Be a citizen scientist, start with watching birds around you

Mumbai is bustling with urban wildlife. Apart from the common crows, sparrows and pigeons, there are tons of different species to explore.

September has ended and we will soon bid goodbye to the monsoon season. Monsoons not only give new life to nature, but also drape the surroundings in lively greens. Starting now, we celebrate new lives, new crops and a lot of festivals.

During monsoons, one can witness various interesting phenomena. One can hear frogs and toads croaking in and around rain puddles. A large number of butterfly species like Lime, Plain Tiger, Common Emigrant are spotted. Bees and moths also engage in extracting nectar from flowers that bloom in rain.

Deep inside the forest, a lot of snakes come out to feed on frogs and earthworms. Different species of lizards come out during monsoons and one can hear the constant high-pitched buzzing of cicadas everywhere. 

Mumbai receives high rainfall, due to its geographical location and the interaction of monsoon winds with the Western Ghats. Despite being a highly urbanised and the most densely populated city, Mumbai still has a few patches of greens in small pockets. One can see the green carpet spread right from Malabar Hills to Aarey Colony. You can witness fresh streams flowing in areas of Sanjay Gandhi National Park (SGNP) and Yeoor Hills. Wild flowers bloom on the hill slopes of Mumbra and Malang.

A lot of migratory birds settle on the mudflats of Sewri and on our coasts. Shravan month is a holy month dedicated to Lord Shiva. Sighting of a bird called “Indian Roller” or “Neelkanth” is considered very auspicious. Birds like Munias are seen carrying nesting materials, cuckoos are heard chirping around. This is how a new season starts – a season full of flourish and diversity.

Window birding: Let us start from our homes

If you still have a few old trees, bushes and plants in your surroundings, you will be able to see at least 10 different species of birds. Even if we keep aside the house crow, house sparrow, rock pigeon and common myna aside, one can’t ignore the very small and acrobatic Tailor Bird. It is called as Song Bird and is brilliant at making its nest.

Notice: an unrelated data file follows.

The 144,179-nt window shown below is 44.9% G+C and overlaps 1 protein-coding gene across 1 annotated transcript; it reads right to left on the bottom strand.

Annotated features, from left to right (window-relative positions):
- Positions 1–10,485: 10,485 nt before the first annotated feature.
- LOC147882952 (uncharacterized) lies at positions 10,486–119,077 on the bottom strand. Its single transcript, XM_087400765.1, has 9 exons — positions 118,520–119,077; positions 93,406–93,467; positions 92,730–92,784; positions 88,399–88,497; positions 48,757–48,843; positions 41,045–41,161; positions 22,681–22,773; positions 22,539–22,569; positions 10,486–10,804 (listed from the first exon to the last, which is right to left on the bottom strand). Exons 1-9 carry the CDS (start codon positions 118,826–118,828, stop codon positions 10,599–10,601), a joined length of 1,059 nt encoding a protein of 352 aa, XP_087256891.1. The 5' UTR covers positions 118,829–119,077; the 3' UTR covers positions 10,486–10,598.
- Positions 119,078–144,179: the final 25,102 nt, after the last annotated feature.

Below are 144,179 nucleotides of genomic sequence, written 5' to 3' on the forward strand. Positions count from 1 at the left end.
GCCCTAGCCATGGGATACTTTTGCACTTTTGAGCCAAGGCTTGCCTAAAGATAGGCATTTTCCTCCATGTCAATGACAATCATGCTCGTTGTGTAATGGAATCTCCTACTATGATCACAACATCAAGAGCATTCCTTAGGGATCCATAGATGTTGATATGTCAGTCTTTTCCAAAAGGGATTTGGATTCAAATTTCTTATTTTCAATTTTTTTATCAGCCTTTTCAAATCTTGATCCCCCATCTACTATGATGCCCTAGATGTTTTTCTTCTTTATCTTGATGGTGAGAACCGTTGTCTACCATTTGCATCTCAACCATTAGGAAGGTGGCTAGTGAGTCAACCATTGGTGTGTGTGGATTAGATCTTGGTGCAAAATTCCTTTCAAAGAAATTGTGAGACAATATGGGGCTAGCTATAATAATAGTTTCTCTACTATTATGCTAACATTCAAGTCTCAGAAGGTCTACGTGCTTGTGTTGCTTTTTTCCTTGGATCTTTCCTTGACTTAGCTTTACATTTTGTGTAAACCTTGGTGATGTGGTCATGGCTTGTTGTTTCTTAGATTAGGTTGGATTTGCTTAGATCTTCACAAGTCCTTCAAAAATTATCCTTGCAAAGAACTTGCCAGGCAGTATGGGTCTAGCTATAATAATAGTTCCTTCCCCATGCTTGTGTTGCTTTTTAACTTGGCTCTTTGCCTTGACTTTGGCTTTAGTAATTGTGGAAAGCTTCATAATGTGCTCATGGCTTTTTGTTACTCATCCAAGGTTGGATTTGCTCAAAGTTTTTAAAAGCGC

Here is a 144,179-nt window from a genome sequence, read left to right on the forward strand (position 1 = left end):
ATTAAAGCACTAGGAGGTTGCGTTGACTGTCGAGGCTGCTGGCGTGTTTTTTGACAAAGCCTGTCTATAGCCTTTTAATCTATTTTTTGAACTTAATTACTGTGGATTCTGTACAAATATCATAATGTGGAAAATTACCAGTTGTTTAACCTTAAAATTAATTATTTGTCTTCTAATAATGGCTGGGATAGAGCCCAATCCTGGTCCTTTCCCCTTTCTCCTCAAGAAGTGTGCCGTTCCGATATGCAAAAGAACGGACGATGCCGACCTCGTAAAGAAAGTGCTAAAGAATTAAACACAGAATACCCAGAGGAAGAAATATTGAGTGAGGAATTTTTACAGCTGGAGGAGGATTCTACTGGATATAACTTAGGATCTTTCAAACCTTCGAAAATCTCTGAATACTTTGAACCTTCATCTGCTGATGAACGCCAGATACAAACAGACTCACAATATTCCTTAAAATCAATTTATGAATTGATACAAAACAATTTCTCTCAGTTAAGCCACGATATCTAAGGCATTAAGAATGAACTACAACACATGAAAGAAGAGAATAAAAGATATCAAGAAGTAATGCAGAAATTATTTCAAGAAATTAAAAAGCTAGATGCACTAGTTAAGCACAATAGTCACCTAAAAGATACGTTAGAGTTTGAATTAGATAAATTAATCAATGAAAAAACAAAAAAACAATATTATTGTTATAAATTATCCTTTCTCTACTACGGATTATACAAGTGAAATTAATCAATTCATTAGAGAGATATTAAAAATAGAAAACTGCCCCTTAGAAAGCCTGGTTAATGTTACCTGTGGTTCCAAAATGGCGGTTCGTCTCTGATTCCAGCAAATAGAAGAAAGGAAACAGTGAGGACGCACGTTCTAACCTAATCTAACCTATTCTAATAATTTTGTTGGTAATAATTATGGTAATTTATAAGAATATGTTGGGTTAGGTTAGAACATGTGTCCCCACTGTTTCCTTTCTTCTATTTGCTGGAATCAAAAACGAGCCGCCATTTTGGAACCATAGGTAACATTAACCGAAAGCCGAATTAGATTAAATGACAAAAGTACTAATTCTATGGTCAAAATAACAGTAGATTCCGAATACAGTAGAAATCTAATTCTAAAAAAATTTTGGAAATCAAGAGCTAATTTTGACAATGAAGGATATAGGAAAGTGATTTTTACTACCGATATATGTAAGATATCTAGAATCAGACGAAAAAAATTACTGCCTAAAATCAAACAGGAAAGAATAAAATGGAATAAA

It makes a cup out of a leaf and stuffs it with feathers and fur. The stitches it puts around the nest, gives it the name.

Apart from the Tailor Bird, one can spot Red Vented Bulbuls, Rose Ringed and Alexandria Parakeets, Oriental Magpie Robins Sunbirds, Asian Koels and Grey Hornbills. 

An old tree will certainly have a tuk-tuk-tuk noise made by a Coppersmith Barbet. It makes its nest high up in the tree trunk. One can miss seeing it but can’t miss the sound. If you see through binoculars, you will fall in love with the colours of this small bird.


Read more: Birdspotting – from dawn to dusk


High up in the sky: Mumbai’s raptors

The high-rise towers seem to be attaining new heights every day. We focus on the Black Kites gliding high up in the sky, now at your eye level. It has evolved as a scavenger. The Black Kite finds enough food around human habitation and hence has become commensal to man. In our skies, only Black Kite has a forked tail amongst the birds of prey of this size. 

Shaheen Falcon can also be seen sitting on the ledge and inside the duct area of these buildings to make a meal out of pigeons, who have created havoc for the urban residents.

Shikra, again a bird of prey can be sighted, if looked at carefully.

Barn Owls are a common sight in Mumbai's nightlife. Pic: Manasi Warde
Barn Owls are a common sight in Mumbai’s nightlife. Pic: Manasi Warde

One can encounter pair of Spotted Owlets or a Family of Barn Owls, using hidden corners in these building as their homes. They will certainly keep the rodents count low in the area.